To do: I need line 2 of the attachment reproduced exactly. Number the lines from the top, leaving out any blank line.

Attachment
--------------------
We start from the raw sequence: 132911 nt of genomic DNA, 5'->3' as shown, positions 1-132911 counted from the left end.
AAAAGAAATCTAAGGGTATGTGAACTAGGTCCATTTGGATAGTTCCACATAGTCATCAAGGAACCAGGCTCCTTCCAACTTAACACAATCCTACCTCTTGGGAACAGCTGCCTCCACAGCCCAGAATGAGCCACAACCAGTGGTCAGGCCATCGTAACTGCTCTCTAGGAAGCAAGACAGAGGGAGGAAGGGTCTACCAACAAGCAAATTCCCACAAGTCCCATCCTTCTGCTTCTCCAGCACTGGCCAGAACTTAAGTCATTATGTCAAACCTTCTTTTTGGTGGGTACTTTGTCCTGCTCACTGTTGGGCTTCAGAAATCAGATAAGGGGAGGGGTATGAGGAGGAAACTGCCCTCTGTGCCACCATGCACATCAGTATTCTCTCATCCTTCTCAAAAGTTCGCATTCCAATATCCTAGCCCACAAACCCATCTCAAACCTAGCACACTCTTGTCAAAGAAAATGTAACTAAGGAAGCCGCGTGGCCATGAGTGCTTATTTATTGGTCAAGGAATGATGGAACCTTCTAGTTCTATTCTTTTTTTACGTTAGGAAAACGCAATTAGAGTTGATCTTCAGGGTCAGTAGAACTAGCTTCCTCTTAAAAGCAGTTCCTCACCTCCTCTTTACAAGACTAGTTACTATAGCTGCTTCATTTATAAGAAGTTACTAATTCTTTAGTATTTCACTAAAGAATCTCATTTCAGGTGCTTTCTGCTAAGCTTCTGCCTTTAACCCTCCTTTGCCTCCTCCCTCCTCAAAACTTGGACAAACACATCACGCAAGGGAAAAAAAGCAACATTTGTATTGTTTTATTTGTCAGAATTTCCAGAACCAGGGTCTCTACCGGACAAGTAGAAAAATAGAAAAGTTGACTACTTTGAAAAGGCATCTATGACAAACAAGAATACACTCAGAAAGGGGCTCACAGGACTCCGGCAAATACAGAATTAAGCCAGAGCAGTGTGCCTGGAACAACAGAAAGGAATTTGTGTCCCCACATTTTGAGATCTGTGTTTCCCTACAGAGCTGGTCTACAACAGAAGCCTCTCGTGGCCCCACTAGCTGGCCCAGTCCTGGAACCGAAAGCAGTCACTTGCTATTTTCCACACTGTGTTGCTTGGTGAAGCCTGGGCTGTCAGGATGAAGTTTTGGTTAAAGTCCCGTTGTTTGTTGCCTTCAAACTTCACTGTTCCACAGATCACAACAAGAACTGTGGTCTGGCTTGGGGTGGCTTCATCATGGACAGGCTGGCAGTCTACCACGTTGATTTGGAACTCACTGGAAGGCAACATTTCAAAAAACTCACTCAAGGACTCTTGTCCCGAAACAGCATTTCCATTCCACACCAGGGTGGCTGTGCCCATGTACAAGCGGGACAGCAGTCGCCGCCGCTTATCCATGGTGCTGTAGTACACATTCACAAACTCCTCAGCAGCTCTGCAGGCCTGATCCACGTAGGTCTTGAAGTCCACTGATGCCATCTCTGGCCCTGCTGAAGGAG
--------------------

AAAAGAAATCTAAGGGTATGTGAACTAGGTCCATTTGGATAGTTCCACATAGTCATCAAGGAACCAGGCTCCTTCCAACTTAACACAATCCTACCTCTTGGGAACAGCTGCCTCCACAGCCCAGAATGAGCCACAACCAGTGGTCAGGCCATCGTAACTGCTCTCTAGGAAGCAAGACAGAGGGAGGAAGGGTCTACCAACAAGCAAATTCCCACAAGTCCCATCCTTCTGCTTCTCCAGCACTGGCCAGAACTTAAGTCATTATGTCAAACCTTCTTTTTGGTGGGTACTTTGTCCTGCTCACTGTTGGGCTTCAGAAATCAGATAAGGGGAGGGGTATGAGGAGGAAACTGCCCTCTGTGCCACCATGCACATCAGTATTCTCTCATCCTTCTCAAAAGTTCGCATTCCAATATCCTAGCCCACAAACCCATCTCAAACCTAGCACACTCTTGTCAAAGAAAATGTAACTAAGGAAGCCGCGTGGCCATGAGTGCTTATTTATTGGTCAAGGAATGATGGAACCTTCTAGTTCTATTCTTTTTTTACGTTAGGAAAACGCAATTAGAGTTGATCTTCAGGGTCAGTAGAACTAGCTTCCTCTTAAAAGCAGTTCCTCACCTCCTCTTTACAAGACTAGTTACTATAGCTGCTTCATTTATAAGAAGTTACTAATTCTTTAGTATTTCACTAAAGAATCTCATTTCAGGTGCTTTCTGCTAAGCTTCTGCCTTTAACCCTCCTTTGCCTCCTCCCTCCTCAAAACTTGGACAAACACATCACGCAAGGGAAAAAAAGCAACATTTGTATTGTTTTATTTGTCAGAATTTCCAGAACCAGGGTCTCTACCGGACAAGTAGAAAAATAGAAAAGTTGACTACTTTGAAAAGGCATCTATGACAAACAAGAATACACTCAGAAAGGGGCTCACAGGACTCCGGCAAATACAGAATTAAGCCAGAGCAGTGTGCCTGGAACAACAGAAAGGAATTTGTGTCCCCACATTTTGAGATCTGTGTTTCCCTACAGAGCTGGTCTACAACAGAAGCCTCTCGTGGCCCCACTAGCTGGCCCAGTCCTGGAACCGAAAGCAGTCACTTGCTATTTTCCACACTGTGTTGCTTGGTGAAGCCTGGGCTGTCAGGATGAAGTTTTGGTTAAAGTCCCGTTGTTTGTTGCCTTCAAACTTCACTGTTCCACAGATCACAACAAGAACTGTGGTCTGGCTTGGGGTGGCTTCATCATGGACAGGCTGGCAGTCTACCACGTTGATTTGGAACTCACTGGAAGGCAACATTTCAAAAAACTCACTCAAGGACTCTTGTCCCGAAACAGCATTTCCATTCCACACCAGGGTGGCTGTGCCCATGTACAAGCGGGACAGCAGTCGCCGCCGCTTATCCATGGTGCTGTAGTACACATTCACAAACTCCTCAGCAGCTCTGCAGGCCTGATCCACGTAGGTCTTGAAGTCCACTGATGCCATCTCTGGCCCTGCTGAAGGAG